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phillyspecial

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  1. This is super interesting and definitely counter to consensus right now. Our director of instruction who runs the jr academy program is a big time speed training guy with his own device out there now.
  2. If a kid has had the advantage of an early start and early love for the game, what do you think are the most important technique or other skills to learn in the 9-11 age area? Or is it only about reps playing rounds (fun and comp mix) and having fun? Speed?
  3. If nothing else, these forums have driven this point home. Sometimes its tough when your kids are younger/immature (Dad knows best), but I'm doing my best to apply this. For those of us with kids on the younger side of puberty, it is interesting and instructive to hear the longer term stories of development. When you're in it as a parent it can get difficult to focus on the bigger picture.
  4. For those with talented juniors (~age 14 and up, on track to play college golf), I'm curious in the progression, when they started to play, when they started to excel, and when it became apparent they had the talent/drive/maturity to do it. What were they like at 8-10 age and how did it transform thru that critical 11-13 area?. Edit: Also curious to hear about those who peaked early (winning in 8-10 age groups all the time) , how it changed and why as teens
  5. This has been a go-to feel for me over the years as well especially when hooks set in.
  6. https://foundation.uskidsgolf.com/tournaments/world/world-champions This list is very instructive, especially on the Boys side. I'm not a college or am golf geek so perhaps some of these kids went on to have stellar golf Am careers, but I've never heard of a single one of these players beyond the current champions I see on IG or the kids from The Short Game.
  7. This is great advice, with the key part being admitting to inconsistency but we are all trying our best out there. Its a growth process as a parent as well as for the player. Unlike most other sports, there is no coach out there, its just you (early ages) and its HARD given the nature of golf. As much as we tell our kids to get 1% better every day, commit to a process etc, we need to be doing the same in our roles. Reps and experience are the key to getting better.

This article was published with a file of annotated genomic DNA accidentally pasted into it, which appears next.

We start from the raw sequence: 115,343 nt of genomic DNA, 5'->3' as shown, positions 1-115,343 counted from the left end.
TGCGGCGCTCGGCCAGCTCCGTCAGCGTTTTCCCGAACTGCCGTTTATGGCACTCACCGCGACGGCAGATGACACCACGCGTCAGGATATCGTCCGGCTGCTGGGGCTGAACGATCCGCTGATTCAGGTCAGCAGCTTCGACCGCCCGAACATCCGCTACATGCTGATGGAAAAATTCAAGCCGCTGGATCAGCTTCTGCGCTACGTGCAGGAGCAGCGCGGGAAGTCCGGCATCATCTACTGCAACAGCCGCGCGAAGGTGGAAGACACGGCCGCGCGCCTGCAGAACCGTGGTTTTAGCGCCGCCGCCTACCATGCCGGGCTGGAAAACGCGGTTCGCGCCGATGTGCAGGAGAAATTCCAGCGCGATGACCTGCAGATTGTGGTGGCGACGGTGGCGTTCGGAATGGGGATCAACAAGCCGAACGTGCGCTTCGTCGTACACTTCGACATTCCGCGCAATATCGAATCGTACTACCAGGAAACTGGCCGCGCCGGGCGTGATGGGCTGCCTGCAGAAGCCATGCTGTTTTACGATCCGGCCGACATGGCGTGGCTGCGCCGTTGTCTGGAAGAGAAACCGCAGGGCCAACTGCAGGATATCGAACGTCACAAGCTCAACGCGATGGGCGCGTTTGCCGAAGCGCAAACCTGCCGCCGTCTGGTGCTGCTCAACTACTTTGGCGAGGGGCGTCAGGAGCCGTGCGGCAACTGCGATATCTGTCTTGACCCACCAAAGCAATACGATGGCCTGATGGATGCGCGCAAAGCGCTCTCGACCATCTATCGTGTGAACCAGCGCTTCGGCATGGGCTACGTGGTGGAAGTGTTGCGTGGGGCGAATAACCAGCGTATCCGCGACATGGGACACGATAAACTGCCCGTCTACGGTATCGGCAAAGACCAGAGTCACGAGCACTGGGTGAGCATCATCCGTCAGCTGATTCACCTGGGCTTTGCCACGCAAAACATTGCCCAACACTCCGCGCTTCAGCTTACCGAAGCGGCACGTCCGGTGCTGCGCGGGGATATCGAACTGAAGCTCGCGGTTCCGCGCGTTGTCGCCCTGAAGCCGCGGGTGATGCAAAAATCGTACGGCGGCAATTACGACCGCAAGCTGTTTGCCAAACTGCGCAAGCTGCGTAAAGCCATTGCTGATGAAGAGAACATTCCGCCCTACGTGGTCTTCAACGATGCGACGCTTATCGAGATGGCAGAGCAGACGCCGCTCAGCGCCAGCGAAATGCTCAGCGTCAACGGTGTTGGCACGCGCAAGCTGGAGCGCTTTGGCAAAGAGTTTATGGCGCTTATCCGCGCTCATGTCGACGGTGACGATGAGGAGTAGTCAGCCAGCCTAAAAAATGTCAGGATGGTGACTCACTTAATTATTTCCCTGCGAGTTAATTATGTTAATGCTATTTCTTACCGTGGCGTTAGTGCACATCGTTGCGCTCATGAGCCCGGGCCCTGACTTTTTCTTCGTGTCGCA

8. Inject confidence, make him mentally stronger and inject Decade into his brain.
  9. Wedge clock system changed my life. When <110 yds, I get the yardage, adjust for wind/slope, and look at my chart. I don't think and it takes me 5 seconds to see what shot I need to execute and I go hit it. Its now the best part of my game.
  10. So what is the "right" way to do it then when your kid is obsessed with golf at a young age? My son is 9 and started playing USKG locals as an 8 yr old after trying 1 as a 7. We are fortunate enough to have access to a year-round academy program at our club. If he doesn't want to go , he doesnt go, but those days are rare. He loves to hit balls and be around his golf friends. Since he is good at it, he likes being around it and being a 'good golfer' is part of his identity. He has never been to a 'worlds' type event, has no IG acct, and while is always in the mix at USKG locals, is not the best kid. But he's going to be worlds eligible for next summer as his scores have come down. He plays other sports, but golf is far and away the top priority. What am I supposed to do? Not have him play in tournaments? Not engage in this academy program he has access to? This forum has provided tremendous guidance for me and made me change a lot of what I do, esp in regards to caddying. I just want my kid to grow up continuing to enjoy the game. I would hope he still loves it enough to play HS golf, and has the choice to play college but at this point I feel Ive done my job to expose him to the game early. But where is the line in doing too much too early? Asking honestly.
  11. I ordered something as a xmas gift last year, placed order in mid-Nov. I got nervous it didnt show by mid-Dec and tried emailing them multiple times with no reply. Then I got a tracking email and it just showed up in January.
  12. That seems to be the general feel of the most of the more veteran posters in this forum and I'm definitely taking it on board. I will miss caddying when it's done, but I get it.
  13. Got it Judge Judy. Was just asking the question. You must be a lot of fun to play with.
  14. I didnt mean a a full divot obviously, just a brush on the ground. ie you take your 1 practice brush with intended alignment, take a step back and see its too far right or intended target, and re-adjust as you step in.
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